So BFS is correct if $d[v]=\delta(s,v)$ for every vertex $v$ in G

Let us first show that the d values found cannot be too small

## Lemma 1

When BFS terminates, for each vertex v we have $d[v]\geqslant \delta(s,v)$

### Proof

We use induction on the number of vertices added to the queue

The base case is when the first vertex s is added to the queue. Clearly $d[s]=0=\delta(s,s)$

Now suppose a vertex $v$ is being added to the queue. This means that $v$ has just been discovered from some other vertex $u$ and that as $v$ is added to the queue $d[v]$ is set to be $d[u]+1$

By induction, we know that $d[u]\geqslant \delta (s,u)$ so we have

$$d [ v ] = d [ u ] + 1 \geq \delta ( s , u ) + 1 \geq \delta ( s , v )$$

Where the last inequality follows from the fact that a shortest path to $u$ can be extended to a shortest path to $v$ by adding the edge from $u$ to $v$ (so the distance to $v$ is at most one greater than the distance to $u$ - it might, of course, be less if there is an alternative path to $v$ and this is why we cannot replace the inequality in the lemma by an equals sign and use the same proof). The lemma is proved

Now we know that the value of $d[v]$ cannot be smaller than it should be, we have to think about how to prove it cannot be too big. To do this, we first think about what we can say about the values in the array $d$ if we know the order in which vertices enter the queue

## Lemma 2

In $u$ is enqueued before $v$ then $d[u]\leqslant d[v]$

### Proof

In fact, we shall prove the following claim

If a is at the head of the queue and b is at the tail, then $d[b]$ is either $d[a]$ or $d[a]+1$, and $d$ values of the vertices as you go along the queue never decrease

Notice what this is saying: either $d[w]$ is the same for every vertex in the queue or the first so many vertices have one $d$ value and the ones behind have $d$ value one greater. Also not that the claim implies the lemma: if $v$ enters the queue later than $u$ then $d[v]$ must be at least $d[u]$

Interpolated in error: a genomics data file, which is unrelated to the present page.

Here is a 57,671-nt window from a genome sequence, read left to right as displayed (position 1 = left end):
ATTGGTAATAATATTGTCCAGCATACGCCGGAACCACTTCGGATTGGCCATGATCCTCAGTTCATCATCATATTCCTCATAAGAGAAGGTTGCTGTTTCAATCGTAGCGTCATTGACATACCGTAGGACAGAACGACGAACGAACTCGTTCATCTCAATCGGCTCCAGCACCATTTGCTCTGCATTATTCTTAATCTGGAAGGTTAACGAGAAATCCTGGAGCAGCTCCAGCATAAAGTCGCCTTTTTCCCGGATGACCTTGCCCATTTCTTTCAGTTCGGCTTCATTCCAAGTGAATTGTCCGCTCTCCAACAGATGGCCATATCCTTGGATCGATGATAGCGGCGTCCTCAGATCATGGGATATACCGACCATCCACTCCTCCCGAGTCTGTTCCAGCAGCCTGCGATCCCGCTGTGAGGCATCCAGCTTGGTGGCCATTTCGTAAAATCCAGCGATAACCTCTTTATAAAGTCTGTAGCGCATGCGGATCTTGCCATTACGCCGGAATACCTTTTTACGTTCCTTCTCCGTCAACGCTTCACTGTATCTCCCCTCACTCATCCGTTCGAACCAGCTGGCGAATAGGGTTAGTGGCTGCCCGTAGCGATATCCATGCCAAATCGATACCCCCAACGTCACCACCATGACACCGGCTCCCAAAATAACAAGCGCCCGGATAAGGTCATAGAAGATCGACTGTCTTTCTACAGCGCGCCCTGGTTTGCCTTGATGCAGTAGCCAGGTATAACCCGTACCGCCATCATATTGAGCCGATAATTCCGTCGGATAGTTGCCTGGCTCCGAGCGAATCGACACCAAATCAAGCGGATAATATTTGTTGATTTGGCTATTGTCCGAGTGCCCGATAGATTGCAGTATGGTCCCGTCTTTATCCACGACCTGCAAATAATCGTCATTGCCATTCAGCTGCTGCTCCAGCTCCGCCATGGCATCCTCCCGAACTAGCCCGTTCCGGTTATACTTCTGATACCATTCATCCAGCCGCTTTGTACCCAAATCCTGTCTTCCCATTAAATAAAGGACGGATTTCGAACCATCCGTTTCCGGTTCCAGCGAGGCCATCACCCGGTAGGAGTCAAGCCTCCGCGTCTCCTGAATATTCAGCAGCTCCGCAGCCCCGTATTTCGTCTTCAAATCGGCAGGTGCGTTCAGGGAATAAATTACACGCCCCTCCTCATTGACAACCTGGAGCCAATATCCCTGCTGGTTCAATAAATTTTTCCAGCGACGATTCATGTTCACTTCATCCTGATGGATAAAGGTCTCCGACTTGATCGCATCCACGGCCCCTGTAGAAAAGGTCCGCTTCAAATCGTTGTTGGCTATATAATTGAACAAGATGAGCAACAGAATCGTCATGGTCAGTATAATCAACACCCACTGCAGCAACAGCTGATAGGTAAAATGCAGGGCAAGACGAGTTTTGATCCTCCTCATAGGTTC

We prove this claim by using induction on the number of vertices added to the queue:

The base case - when the source is first added to the queue - is clearly true.

Now suppose a vertex $w$ is added to the queue. This happens when a vertex $x$ is removed from the front of the queue and $w$ is a neighbour of $x$. Let $y$ be the vertex at the tail of the queue at the moment $w$ is added.

By the inductive hypothesis, $d[y]$ is $d[x]$ or $d[x]+1$ and we set $d[w]$ to be $d[x]+1$ so the claim remains true (since $w$ is given a $d$ value at least as large as the vertex in front of it and no more than one more than the vertex at the front of the queue).

The lemma is proved

## Theorem 1

When BFS terminates, for each vertex $v$ we have $d[v]=\delta(s,v)$

### Proof

Let us assume the Theorem is not true. Then by lemma 1, we have $d[v]>\delta(s,v)$ for some vertex $v$. Let us say that $v$ is the vertex closest to the source $s$ for which this is true.

Consider the shortest path from $s$ to $v$. Let $u$ be the penultimate vertex on that shortest path. So $\delta(s,v)=\delta(s,u)+1$. Because $u$ is nearer to $s$ than $v$, we have $d[u]=\delta(s,u)$ (by the way that we chose $v$. So)

$$d [ v ] > \delta ( s , v ) = \delta ( s , u ) + 1 = d [ u ] + 1$$

That is $d[v]$ is at least $d[u]+2$. But think about what happens when $u$ is dequeued

• If $v$ was already dequeued, when $d[v]\leqslant d[u]$ (by Lemma 2); a contradiction

• If $v$ is in the queue, then it was added, when some vertex $w$ was dequeued and $d[v]$ was assigned the value $d[w]+1$. But $d[w]\leqslant d[u]$ (by Lemma 2 again, since $w$ must have been added ahead of $u$ in the queue) so $d[v]\leqslant d[u]+1$; again, a contradiction

• Finally if $v$ is not yet in the queue, then when $u$ is discovered and $d[v]$ is given the value $d[u]+1$. This last contradiction proved the Theorem